What is Caffeine and How it works?
Caffeine is one of the most widely used stimulants in the world and is commonly consumed to help improve focus and alertness. But did you know that caffeine can also have a significant impact on your endurance performance, particularly in cycling? In this blog, we will explore the effects of caffeine on endurance sports, specifically cycling, and discuss the latest research on this topic.
Caffeine is known to stimulate the central nervous system and increase the release of adrenaline, which can help to reduce fatigue and improve endurance performance. Studies have shown that caffeine can help to enhance endurance performance in athletes by reducing the perceived effort of exercise and increasing the time to exhaustion (1). Additionally, caffeine has been shown to improve cognitive function and reaction time, which can be particularly useful in sports where quick decision-making is necessary. E.g. Cyclocross, Crits, MTB.
However, it is important to note that the effects of caffeine can vary depending on a number of factors, including the dose, timing, and individual variability. While some individuals may experience significant benefits from caffeine consumption, others may not see as much of an effect.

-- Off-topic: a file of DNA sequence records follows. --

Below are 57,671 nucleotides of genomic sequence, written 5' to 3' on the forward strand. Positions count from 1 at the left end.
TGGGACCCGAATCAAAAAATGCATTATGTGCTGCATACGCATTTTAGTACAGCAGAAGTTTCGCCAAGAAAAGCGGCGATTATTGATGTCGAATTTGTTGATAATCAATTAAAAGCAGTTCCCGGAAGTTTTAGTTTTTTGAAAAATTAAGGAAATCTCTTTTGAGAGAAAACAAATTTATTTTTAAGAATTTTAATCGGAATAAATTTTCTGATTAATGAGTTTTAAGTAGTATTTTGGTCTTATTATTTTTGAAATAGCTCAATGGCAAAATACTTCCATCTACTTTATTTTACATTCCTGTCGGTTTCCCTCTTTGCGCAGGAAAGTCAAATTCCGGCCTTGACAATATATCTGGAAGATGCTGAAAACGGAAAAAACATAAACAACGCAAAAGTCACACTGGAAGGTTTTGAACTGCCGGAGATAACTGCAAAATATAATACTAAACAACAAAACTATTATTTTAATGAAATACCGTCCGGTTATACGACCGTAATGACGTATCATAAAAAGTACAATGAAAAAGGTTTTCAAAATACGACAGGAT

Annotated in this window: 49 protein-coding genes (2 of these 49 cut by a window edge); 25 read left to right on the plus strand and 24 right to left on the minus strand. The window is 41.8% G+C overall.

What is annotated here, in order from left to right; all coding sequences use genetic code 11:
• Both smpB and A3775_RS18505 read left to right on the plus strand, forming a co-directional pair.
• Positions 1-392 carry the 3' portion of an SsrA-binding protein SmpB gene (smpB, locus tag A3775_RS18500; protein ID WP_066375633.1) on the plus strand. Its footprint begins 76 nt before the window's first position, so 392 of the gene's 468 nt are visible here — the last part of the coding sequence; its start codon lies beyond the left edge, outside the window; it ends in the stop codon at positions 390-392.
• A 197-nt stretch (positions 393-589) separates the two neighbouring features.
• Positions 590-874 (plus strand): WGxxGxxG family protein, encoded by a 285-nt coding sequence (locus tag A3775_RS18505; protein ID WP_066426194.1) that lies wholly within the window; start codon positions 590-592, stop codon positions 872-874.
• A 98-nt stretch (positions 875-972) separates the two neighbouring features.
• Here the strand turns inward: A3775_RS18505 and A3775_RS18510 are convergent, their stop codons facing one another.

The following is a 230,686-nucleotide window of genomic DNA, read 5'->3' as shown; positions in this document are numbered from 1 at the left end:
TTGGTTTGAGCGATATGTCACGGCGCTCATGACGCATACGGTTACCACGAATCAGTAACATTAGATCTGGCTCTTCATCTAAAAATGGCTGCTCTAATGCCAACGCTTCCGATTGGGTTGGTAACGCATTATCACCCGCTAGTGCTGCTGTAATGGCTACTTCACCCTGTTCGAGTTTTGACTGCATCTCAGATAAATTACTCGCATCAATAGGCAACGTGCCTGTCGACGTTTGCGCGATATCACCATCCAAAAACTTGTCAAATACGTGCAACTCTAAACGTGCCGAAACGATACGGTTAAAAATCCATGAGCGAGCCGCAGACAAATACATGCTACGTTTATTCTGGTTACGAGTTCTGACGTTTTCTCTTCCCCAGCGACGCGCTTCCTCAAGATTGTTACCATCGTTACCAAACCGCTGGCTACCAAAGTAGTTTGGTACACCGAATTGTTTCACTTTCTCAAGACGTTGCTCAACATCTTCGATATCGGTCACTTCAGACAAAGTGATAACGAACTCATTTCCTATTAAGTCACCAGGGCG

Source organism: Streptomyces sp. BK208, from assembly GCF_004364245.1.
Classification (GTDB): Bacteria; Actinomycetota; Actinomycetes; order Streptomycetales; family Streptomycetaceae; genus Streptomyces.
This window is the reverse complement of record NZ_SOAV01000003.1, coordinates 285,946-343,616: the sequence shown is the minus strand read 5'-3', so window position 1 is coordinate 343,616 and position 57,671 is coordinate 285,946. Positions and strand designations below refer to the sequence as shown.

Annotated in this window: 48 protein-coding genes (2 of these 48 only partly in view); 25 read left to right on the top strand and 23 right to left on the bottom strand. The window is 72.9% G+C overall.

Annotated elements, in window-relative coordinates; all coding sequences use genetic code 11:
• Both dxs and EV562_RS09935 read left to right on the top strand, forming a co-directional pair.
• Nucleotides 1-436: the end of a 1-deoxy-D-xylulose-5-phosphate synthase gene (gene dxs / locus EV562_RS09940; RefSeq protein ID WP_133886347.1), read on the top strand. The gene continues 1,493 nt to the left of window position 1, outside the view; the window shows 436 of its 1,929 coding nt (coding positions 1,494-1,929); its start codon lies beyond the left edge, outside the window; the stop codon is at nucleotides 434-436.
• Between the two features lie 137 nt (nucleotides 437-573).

Research has shown that the optimal dose of caffeine for endurance performance is between 3-6 mg/kg of body weight, which is roughly equivalent to 1-3 cups of coffee for the average person (2). Timing of caffeine consumption is also important, as it takes time for the caffeine to be absorbed and reach peak levels in the bloodstream. Experts recommend consuming caffeine approximately 30-60 minutes before exercise for optimal performance benefits (3).
It undoubtedly has performance-enhancing effects. However, caffeine consumption has also been associated with a number of potential side effects. Gastrointestinal discomfort, increased heart rate, and insomnia. It is important to be aware of these potential side effects and to use caffeine in moderation. There are numerous methods of ingesting caffeine, this needs to be practised in training prior to a race as it can often cause gastrointestinal discomfort. Tablets, gum and gels are often easier to consume than coffee and caffeinated drinks.
How we can help
Overall, the research suggests that caffeine can be a beneficial tool for endurance athletes, particularly in cycling, when used in the correct dose and timing. At AeroFin Performance, our coaches can help you optimise your caffeine consumption to improve your cycling performance, while also ensuring that you are minimising any potential side effects.
- Goldstein, E. R., Ziegenfuss, T., Kalman, D., Kreider, R., Campbell, B., Wilborn, C., … & Antonio, J. (2010). International society of sports nutrition position stand: caffeine and performance. Journal of the International Society of Sports Nutrition, 7(1), 5.
- Spriet, L. L. (2014). Exercise and sport performance with low doses of caffeine. Sports Medicine, 44(Suppl 2), 175-184.
- Desbrow, B., Biddulph, C., Devlin, B., Grant, G. D., Anoopkumar-Dukie, S., Leveritt, M. D., … & Leveritt, J. (2012). The effects of different doses of caffeine on endurance cycling time trial performance. Journal of Sports Sciences, 30(2), 115-120.